It’s a shame the technology doesn’t work as well as it looks, though. The software is achingly slow to respond to commands. It takes several prods at the drive mode switch before you can swap between drive modes and touch commands on the central screen don’t always register. Not ideal in an £80,000 car.

Lotus Emira 2.0-litre (2023): front seats, from passenger side, tan upholstery
The Emira’s cabin is comfortable, but the technology backing it up is a little slow.

Some of the switchgear is shared with other cars in the Geely portfolio (most notably Volvo and Polestar) but Lotus has put enough of its own stamp on them for the cabin to feel special. The borrowed bits are better quality than the Renault parts in the Alpine A110, but it retains a sense of having been put together by a small-scale manufacturer rather than a massive car company. The clamshell for the start button feels a little flimsy, for example. This will appeal to buyers seeking something ‘bespoke’ but may alarm those used to shopping at Porsche.

Lotus has also retained physical controls for the Emira’s audio and climate functions, which is great. It means you don’t need to take your eyes of the road to operate them – and that’s a welcome splash of common sense considering the car has up to 400hp.

Lotus Emira 2.0-litre (2023): steering wheel and digital gauge cluster, tan upholstery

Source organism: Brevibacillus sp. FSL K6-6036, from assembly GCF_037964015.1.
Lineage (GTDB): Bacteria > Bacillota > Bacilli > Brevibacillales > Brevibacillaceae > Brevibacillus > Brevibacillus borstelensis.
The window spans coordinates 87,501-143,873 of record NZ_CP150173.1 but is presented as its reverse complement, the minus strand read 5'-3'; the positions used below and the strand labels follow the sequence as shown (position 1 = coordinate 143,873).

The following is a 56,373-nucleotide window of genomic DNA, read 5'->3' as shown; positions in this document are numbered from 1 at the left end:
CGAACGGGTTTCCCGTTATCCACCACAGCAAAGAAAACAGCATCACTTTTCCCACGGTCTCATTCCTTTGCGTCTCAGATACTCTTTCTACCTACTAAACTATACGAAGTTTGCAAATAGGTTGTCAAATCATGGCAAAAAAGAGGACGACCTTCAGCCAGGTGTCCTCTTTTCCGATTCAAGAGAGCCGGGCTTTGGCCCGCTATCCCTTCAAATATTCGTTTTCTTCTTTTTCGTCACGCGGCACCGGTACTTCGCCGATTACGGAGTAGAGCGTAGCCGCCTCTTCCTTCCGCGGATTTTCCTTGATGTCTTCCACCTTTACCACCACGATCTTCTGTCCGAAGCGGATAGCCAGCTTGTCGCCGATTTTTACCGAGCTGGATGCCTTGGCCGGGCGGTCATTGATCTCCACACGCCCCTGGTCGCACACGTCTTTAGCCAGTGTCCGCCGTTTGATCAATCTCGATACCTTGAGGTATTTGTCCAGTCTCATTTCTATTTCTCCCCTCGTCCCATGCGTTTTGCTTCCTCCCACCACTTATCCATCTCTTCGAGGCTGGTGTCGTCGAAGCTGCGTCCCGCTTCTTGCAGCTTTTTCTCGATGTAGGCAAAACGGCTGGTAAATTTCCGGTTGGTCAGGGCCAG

Look familiar? The steering wheel controls, stalks and gear selector are similar to Volvo units.

Interior storage space is generous for this kind of car. You get a smartphone tray ahead of the gear selector, cupholders in the centre console and a handy storage space behind the rear seats which is ideal for carrying holdalls. Its cabin is certainly more practical than the Alpine A110.

However, boot space is limited to a 151-litre space at the rear of the car, behind the engine. Its proximity to the engine means it gets rather warm and, unlike its rivals, the Emira has no additional front storage under what would usually be the bonnet.


The Emira is surprisingly comfortable for a sharp-handling sports car. This has always been Lotus’s party trick, though – and a big part of this comfort is down to the car’s suspension setup which works better with the road surface the faster you go. More on that later, though.

The seats are very comfortable, but we’d have liked for them to offer a little more lateral support. When you really stick it into a corner, you’ll find yourself bracing your body against the wheel. We also found the seats to be mounted too high.

Lotus Emira 2.0-litre (2023): front seats from driver's side, tan upholstery
The Emira’s seats are comfortable, but they’re mounted too high. We’d have like some more bolstering, too.

Yes, you sit low in the Emira, but it felt like there were a couple more inches of vertical adjustment available that we couldn’t access. If you’re tall, you’ll find the seating position a little frustrating as you need to crane your neck under the windscreen to see where you’re going. The sun visors will be useless to you also, because they’ll block too much of your vision.

The steering wheel makes up for the lofty seats by offering loads of vertical and horizontal adjustment. And you soon forget about these foibles when you get the Emira on a good stretch of road.

What’s it like to drive?